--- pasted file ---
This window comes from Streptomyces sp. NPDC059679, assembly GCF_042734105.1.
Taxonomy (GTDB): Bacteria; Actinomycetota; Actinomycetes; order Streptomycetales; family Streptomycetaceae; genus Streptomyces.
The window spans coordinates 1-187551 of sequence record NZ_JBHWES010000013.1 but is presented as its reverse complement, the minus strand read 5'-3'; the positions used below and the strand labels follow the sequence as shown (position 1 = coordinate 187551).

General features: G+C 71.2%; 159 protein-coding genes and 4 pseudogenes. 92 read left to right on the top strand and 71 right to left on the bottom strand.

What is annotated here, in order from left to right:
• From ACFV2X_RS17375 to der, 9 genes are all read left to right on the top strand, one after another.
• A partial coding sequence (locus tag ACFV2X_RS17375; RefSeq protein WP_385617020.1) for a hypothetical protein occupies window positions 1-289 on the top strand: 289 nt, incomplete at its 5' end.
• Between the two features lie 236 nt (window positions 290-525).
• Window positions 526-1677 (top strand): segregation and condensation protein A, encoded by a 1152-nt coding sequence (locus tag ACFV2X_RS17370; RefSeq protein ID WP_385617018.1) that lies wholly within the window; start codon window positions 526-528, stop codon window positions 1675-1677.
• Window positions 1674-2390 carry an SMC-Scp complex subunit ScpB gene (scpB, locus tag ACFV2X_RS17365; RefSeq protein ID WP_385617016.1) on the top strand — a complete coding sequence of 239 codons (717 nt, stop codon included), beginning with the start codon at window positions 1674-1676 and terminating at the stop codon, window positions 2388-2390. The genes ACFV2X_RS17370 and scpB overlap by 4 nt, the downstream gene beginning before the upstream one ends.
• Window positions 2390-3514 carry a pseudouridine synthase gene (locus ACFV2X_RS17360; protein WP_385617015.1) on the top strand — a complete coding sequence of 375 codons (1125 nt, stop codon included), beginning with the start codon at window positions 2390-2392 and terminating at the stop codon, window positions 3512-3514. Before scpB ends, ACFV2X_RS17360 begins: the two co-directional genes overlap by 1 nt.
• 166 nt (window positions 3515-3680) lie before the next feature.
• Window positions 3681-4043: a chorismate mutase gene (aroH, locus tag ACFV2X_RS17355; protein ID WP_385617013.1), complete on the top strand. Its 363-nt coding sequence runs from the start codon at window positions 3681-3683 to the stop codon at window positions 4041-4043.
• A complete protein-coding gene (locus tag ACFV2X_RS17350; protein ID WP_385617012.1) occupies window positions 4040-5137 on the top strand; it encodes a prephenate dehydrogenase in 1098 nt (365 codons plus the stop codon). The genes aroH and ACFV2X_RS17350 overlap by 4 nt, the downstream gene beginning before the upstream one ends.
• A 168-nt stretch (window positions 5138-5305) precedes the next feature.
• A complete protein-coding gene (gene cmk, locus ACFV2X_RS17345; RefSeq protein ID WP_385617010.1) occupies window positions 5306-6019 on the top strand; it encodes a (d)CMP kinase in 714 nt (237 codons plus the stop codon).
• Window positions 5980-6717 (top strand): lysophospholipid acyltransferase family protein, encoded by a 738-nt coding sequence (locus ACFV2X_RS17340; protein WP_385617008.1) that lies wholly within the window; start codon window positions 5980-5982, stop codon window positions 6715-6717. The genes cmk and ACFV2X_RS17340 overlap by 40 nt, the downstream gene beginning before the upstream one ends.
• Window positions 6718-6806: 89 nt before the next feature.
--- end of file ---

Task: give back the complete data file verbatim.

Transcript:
This window comes from Streptomyces sp. NPDC059679, assembly GCF_042734105.1.
Taxonomy (GTDB): Bacteria; Actinomycetota; Actinomycetes; order Streptomycetales; family Streptomycetaceae; genus Streptomyces.
The window spans coordinates 1-187551 of sequence record NZ_JBHWES010000013.1 but is presented as its reverse complement, the minus strand read 5'-3'; the positions used below and the strand labels follow the sequence as shown (position 1 = coordinate 187551).

General features: G+C 71.2%; 159 protein-coding genes and 4 pseudogenes. 92 read left to right on the top strand and 71 right to left on the bottom strand.

What is annotated here, in order from left to right:
• From ACFV2X_RS17375 to der, 9 genes are all read left to right on the top strand, one after another.
• A partial coding sequence (locus tag ACFV2X_RS17375; RefSeq protein WP_385617020.1) for a hypothetical protein occupies window positions 1-289 on the top strand: 289 nt, incomplete at its 5' end.
• Between the two features lie 236 nt (window positions 290-525).
• Window positions 526-1677 (top strand): segregation and condensation protein A, encoded by a 1152-nt coding sequence (locus tag ACFV2X_RS17370; RefSeq protein ID WP_385617018.1) that lies wholly within the window; start codon window positions 526-528, stop codon window positions 1675-1677.
• Window positions 1674-2390 carry an SMC-Scp complex subunit ScpB gene (scpB, locus tag ACFV2X_RS17365; RefSeq protein ID WP_385617016.1) on the top strand — a complete coding sequence of 239 codons (717 nt, stop codon included), beginning with the start codon at window positions 1674-1676 and terminating at the stop codon, window positions 2388-2390. The genes ACFV2X_RS17370 and scpB overlap by 4 nt, the downstream gene beginning before the upstream one ends.
• Window positions 2390-3514 carry a pseudouridine synthase gene (locus ACFV2X_RS17360; protein WP_385617015.1) on the top strand — a complete coding sequence of 375 codons (1125 nt, stop codon included), beginning with the start codon at window positions 2390-2392 and terminating at the stop codon, window positions 3512-3514. Before scpB ends, ACFV2X_RS17360 begins: the two co-directional genes overlap by 1 nt.
• 166 nt (window positions 3515-3680) lie before the next feature.
• Window positions 3681-4043: a chorismate mutase gene (aroH, locus tag ACFV2X_RS17355; protein ID WP_385617013.1), complete on the top strand. Its 363-nt coding sequence runs from the start codon at window positions 3681-3683 to the stop codon at window positions 4041-4043.
• A complete protein-coding gene (locus tag ACFV2X_RS17350; protein ID WP_385617012.1) occupies window positions 4040-5137 on the top strand; it encodes a prephenate dehydrogenase in 1098 nt (365 codons plus the stop codon). The genes aroH and ACFV2X_RS17350 overlap by 4 nt, the downstream gene beginning before the upstream one ends.
• A 168-nt stretch (window positions 5138-5305) precedes the next feature.
• A complete protein-coding gene (gene cmk, locus ACFV2X_RS17345; RefSeq protein ID WP_385617010.1) occupies window positions 5306-6019 on the top strand; it encodes a (d)CMP kinase in 714 nt (237 codons plus the stop codon).
• Window positions 5980-6717 (top strand): lysophospholipid acyltransferase family protein, encoded by a 738-nt coding sequence (locus ACFV2X_RS17340; protein WP_385617008.1) that lies wholly within the window; start codon window positions 5980-5982, stop codon window positions 6715-6717. The genes cmk and ACFV2X_RS17340 overlap by 40 nt, the downstream gene beginning before the upstream one ends.
• Window positions 6718-6806: 89 nt before the next feature.